My latest trip to Paris (the last week of July 2015) was, well, different. Paris felt different to me - that warm fuzzy feeling of connectedness and inner peace I always have when I am in Paris was completely absent this time. Paris felt colder - both literally and figuratively.
In the weeks prior to my visit, one of the worst heatwaves of the century had hit Paris. Yet, when I arrived, temperatures plummeted into the 50s and 60s (Fahrenheit) and it rained almost every day. The weather reflected the overall temperament of Paris and the Parisians. Both the city and its people seemed distant and emotionally unavailable.
I wondered what was wrong. Was it me? Was it Paris? Was I simply misreading things because I was miserably sick with bronchitis and laryngitis? Or was it, worst of all, that this love affair between Paris and I was dying? That last thought deeply saddened me.
Since July, I have had time to reflect upon my visit. One day, the answer became clear. Paris and I had both suffered tremendous loss in the last year - I, my father, and Paris, the senseless murders related to Charlie Hebdo. Perhaps Paris was not giving me the cold shoulder after all, but instead was mourning with me. Both of our hearts were burdened with the sadness of loss. Strangely enough, in our shared grief, our simpatico was restored.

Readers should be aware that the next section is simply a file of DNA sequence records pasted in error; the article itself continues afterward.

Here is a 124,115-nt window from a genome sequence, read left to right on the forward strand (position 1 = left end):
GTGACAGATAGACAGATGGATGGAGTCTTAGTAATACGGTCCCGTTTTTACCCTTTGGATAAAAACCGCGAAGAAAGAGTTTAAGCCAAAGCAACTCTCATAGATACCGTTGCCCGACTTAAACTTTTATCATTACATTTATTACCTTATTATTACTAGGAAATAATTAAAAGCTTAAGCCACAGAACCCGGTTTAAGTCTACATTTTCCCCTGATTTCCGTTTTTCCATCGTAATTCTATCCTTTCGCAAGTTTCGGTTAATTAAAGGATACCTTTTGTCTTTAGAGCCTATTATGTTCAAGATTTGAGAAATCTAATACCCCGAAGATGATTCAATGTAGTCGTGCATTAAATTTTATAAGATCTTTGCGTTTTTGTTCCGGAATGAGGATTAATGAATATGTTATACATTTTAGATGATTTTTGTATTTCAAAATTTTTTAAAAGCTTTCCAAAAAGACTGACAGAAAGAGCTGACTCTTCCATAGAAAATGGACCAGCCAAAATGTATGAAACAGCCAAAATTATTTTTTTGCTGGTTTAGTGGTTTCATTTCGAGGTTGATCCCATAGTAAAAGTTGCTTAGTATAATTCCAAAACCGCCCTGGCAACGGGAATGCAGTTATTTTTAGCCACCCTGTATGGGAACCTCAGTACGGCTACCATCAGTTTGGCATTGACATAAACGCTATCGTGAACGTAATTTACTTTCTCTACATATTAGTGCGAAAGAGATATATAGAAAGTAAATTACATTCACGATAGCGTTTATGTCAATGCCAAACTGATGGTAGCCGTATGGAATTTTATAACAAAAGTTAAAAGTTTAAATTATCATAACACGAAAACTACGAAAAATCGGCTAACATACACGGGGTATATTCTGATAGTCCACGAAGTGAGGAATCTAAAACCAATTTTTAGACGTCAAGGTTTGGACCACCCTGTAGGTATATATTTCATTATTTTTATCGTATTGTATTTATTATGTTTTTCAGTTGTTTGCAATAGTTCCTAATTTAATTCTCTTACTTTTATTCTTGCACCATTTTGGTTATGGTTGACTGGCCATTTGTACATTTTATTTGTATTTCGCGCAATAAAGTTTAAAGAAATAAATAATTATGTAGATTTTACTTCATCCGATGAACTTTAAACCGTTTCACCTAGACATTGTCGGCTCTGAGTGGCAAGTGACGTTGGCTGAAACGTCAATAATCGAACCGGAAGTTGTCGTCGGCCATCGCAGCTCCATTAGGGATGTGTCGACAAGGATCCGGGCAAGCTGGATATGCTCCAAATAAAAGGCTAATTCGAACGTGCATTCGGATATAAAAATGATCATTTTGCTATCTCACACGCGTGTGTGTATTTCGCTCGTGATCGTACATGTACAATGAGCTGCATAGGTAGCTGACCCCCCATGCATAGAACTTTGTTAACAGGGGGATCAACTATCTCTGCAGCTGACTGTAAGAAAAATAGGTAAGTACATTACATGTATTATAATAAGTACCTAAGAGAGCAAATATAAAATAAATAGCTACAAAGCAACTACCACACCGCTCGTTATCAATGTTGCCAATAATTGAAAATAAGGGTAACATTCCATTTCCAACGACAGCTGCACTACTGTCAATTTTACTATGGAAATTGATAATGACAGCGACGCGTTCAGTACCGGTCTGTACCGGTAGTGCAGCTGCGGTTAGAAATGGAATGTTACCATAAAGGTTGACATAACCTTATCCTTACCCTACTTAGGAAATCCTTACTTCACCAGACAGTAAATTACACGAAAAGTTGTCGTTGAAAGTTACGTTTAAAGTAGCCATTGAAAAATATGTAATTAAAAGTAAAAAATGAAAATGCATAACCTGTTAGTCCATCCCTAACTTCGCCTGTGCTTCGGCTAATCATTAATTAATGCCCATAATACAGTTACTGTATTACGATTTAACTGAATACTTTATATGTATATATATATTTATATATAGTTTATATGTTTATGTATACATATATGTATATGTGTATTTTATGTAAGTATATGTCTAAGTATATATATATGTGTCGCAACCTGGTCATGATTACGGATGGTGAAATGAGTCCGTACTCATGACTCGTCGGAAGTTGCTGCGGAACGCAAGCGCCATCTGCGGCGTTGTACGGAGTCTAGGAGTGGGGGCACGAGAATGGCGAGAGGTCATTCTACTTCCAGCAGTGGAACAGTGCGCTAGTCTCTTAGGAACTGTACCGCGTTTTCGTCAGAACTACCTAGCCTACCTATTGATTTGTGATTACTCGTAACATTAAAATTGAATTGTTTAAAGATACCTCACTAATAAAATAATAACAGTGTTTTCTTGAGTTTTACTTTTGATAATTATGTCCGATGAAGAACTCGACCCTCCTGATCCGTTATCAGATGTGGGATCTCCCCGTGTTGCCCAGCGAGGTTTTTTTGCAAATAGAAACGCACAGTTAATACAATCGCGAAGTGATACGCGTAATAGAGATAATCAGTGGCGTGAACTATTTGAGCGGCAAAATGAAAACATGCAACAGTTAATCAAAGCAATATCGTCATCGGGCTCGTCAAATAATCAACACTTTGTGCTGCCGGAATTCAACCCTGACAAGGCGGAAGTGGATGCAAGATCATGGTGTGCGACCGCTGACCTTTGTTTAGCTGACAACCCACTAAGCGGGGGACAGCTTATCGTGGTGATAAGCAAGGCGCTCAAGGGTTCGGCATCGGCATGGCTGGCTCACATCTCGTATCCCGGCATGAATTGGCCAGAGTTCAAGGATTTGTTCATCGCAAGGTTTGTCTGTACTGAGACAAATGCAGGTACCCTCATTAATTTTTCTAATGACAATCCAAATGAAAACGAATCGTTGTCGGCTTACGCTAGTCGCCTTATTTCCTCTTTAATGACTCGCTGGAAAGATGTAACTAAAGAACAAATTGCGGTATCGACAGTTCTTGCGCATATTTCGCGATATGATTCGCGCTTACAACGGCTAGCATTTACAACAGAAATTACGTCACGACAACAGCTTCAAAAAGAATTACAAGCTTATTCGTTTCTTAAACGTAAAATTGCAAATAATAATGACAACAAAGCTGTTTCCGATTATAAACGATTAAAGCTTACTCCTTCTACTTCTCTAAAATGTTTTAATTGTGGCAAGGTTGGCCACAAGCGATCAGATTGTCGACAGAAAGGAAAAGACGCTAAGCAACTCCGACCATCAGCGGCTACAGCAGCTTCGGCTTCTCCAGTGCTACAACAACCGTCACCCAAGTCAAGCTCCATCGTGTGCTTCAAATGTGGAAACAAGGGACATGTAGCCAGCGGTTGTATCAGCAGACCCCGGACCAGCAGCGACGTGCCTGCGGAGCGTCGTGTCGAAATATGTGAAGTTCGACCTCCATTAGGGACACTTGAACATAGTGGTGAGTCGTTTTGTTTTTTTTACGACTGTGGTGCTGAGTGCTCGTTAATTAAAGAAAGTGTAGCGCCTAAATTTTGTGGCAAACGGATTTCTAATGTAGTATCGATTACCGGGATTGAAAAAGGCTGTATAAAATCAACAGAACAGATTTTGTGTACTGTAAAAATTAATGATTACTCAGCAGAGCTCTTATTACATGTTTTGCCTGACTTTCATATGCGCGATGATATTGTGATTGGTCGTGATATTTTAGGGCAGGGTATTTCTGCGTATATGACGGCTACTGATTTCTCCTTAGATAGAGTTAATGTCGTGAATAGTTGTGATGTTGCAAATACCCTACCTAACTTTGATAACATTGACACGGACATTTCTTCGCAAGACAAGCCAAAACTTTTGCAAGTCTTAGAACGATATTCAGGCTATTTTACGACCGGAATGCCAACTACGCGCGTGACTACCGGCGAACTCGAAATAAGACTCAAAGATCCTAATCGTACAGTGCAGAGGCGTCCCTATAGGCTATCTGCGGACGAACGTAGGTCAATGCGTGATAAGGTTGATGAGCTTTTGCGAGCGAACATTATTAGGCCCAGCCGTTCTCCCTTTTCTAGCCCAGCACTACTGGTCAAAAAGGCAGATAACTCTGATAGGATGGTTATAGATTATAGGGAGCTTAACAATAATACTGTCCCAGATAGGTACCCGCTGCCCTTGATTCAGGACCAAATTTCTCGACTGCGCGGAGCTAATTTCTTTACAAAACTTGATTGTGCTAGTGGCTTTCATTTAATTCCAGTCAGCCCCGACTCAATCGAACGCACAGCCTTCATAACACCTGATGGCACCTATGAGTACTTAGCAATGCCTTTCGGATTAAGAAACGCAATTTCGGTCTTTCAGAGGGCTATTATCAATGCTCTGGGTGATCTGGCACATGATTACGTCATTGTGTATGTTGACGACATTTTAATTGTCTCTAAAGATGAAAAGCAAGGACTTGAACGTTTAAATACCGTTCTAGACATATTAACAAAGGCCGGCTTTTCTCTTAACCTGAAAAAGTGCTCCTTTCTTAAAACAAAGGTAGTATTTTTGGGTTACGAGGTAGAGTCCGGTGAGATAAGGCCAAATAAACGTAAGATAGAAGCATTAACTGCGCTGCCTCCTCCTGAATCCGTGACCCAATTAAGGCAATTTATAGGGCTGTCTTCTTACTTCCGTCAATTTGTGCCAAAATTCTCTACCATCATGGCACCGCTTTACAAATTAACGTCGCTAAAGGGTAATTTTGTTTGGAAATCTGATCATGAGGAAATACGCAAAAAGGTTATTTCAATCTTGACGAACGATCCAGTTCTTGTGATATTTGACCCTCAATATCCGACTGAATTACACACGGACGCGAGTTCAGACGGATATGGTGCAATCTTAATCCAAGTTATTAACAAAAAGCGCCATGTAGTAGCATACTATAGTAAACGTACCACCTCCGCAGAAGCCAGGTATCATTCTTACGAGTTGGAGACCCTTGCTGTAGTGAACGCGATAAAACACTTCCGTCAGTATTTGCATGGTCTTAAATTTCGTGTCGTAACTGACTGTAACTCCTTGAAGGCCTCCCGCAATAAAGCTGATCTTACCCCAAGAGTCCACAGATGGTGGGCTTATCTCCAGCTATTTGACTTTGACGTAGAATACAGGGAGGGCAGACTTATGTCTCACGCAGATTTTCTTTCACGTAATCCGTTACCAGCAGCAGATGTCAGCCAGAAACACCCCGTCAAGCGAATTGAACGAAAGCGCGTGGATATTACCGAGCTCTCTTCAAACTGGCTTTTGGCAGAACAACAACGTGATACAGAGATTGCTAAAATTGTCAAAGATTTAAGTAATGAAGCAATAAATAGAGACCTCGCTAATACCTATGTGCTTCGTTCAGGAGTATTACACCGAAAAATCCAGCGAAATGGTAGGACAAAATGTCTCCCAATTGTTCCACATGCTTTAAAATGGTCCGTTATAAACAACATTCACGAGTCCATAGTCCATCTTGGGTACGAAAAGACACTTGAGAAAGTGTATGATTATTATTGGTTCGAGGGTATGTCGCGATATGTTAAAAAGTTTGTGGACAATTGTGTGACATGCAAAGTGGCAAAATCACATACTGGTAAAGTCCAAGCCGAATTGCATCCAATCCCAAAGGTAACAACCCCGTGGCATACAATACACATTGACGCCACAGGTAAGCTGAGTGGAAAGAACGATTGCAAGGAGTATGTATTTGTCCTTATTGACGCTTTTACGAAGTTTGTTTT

I have mentioned before that two of my biggest regrets are that I was never able to travel with my Dad to Paris, and that he never taught me to make his amazing crème brûlée. On my last night in Paris - the only day that did not rain, we were wrapping up our final meal - duck à l'orange, a favorite of my Dad's - when someone asked, "What's for dessert?" The maître d' replied, "Crème brûlée." I was instantly overwhelmed with emotion. I could not control the tears that were coming so I excused myself leaving my table mates thinking I must REALLY love crème brûlée. In all of my travels to Paris, it was the first time I had ever eaten crème brûlée there, and I did not think it to be a mere coincidence.